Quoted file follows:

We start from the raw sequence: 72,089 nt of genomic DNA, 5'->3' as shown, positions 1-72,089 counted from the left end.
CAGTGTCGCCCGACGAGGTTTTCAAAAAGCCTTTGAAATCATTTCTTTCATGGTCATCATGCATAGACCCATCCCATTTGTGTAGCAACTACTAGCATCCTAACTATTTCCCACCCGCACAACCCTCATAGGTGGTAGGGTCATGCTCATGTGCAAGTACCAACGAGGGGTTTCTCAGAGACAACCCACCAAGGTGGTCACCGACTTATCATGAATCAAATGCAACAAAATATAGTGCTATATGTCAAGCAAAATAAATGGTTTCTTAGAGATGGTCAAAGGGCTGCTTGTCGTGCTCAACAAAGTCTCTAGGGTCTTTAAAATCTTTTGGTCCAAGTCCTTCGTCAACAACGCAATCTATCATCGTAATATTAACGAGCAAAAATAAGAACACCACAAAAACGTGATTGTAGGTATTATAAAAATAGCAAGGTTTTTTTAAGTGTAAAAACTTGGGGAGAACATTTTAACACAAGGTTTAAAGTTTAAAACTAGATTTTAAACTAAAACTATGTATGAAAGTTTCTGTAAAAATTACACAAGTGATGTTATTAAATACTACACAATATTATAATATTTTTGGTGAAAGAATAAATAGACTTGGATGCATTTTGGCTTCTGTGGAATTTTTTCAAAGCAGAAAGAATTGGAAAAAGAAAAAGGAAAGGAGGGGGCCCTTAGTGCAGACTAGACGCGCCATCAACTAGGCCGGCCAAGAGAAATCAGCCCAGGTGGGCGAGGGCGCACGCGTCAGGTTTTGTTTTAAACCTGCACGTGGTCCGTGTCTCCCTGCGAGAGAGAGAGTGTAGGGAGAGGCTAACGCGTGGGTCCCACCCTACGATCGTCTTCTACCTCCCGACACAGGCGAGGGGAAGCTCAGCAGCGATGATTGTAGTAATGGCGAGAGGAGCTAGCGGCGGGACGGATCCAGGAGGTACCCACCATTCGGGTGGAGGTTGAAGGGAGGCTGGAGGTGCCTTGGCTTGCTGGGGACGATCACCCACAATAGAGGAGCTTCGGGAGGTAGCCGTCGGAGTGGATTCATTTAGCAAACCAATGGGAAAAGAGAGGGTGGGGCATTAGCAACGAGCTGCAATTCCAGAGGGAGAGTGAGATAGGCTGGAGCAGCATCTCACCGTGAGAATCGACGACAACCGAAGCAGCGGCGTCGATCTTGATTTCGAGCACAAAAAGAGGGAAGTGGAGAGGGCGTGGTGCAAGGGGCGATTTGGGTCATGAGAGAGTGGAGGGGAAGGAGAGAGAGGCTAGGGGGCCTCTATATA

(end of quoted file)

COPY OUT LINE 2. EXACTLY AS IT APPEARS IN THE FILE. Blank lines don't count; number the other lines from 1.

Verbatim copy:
CAGTGTCGCCCGACGAGGTTTTCAAAAAGCCTTTGAAATCATTTCTTTCATGGTCATCATGCATAGACCCATCCCATTTGTGTAGCAACTACTAGCATCCTAACTATTTCCCACCCGCACAACCCTCATAGGTGGTAGGGTCATGCTCATGTGCAAGTACCAACGAGGGGTTTCTCAGAGACAACCCACCAAGGTGGTCACCGACTTATCATGAATCAAATGCAACAAAATATAGTGCTATATGTCAAGCAAAATAAATGGTTTCTTAGAGATGGTCAAAGGGCTGCTTGTCGTGCTCAACAAAGTCTCTAGGGTCTTTAAAATCTTTTGGTCCAAGTCCTTCGTCAACAACGCAATCTATCATCGTAATATTAACGAGCAAAAATAAGAACACCACAAAAACGTGATTGTAGGTATTATAAAAATAGCAAGGTTTTTTTAAGTGTAAAAACTTGGGGAGAACATTTTAACACAAGGTTTAAAGTTTAAAACTAGATTTTAAACTAAAACTATGTATGAAAGTTTCTGTAAAAATTACACAAGTGATGTTATTAAATACTACACAATATTATAATATTTTTGGTGAAAGAATAAATAGACTTGGATGCATTTTGGCTTCTGTGGAATTTTTTCAAAGCAGAAAGAATTGGAAAAAGAAAAAGGAAAGGAGGGGGCCCTTAGTGCAGACTAGACGCGCCATCAACTAGGCCGGCCAAGAGAAATCAGCCCAGGTGGGCGAGGGCGCACGCGTCAGGTTTTGTTTTAAACCTGCACGTGGTCCGTGTCTCCCTGCGAGAGAGAGAGTGTAGGGAGAGGCTAACGCGTGGGTCCCACCCTACGATCGTCTTCTACCTCCCGACACAGGCGAGGGGAAGCTCAGCAGCGATGATTGTAGTAATGGCGAGAGGAGCTAGCGGCGGGACGGATCCAGGAGGTACCCACCATTCGGGTGGAGGTTGAAGGGAGGCTGGAGGTGCCTTGGCTTGCTGGGGACGATCACCCACAATAGAGGAGCTTCGGGAGGTAGCCGTCGGAGTGGATTCATTTAGCAAACCAATGGGAAAAGAGAGGGTGGGGCATTAGCAACGAGCTGCAATTCCAGAGGGAGAGTGAGATAGGCTGGAGCAGCATCTCACCGTGAGAATCGACGACAACCGAAGCAGCGGCGTCGATCTTGATTTCGAGCACAAAAAGAGGGAAGTGGAGAGGGCGTGGTGCAAGGGGCGATTTGGGTCATGAGAGAGTGGAGGGGAAGGAGAGAGAGGCTAGGGGGCCTCTATATA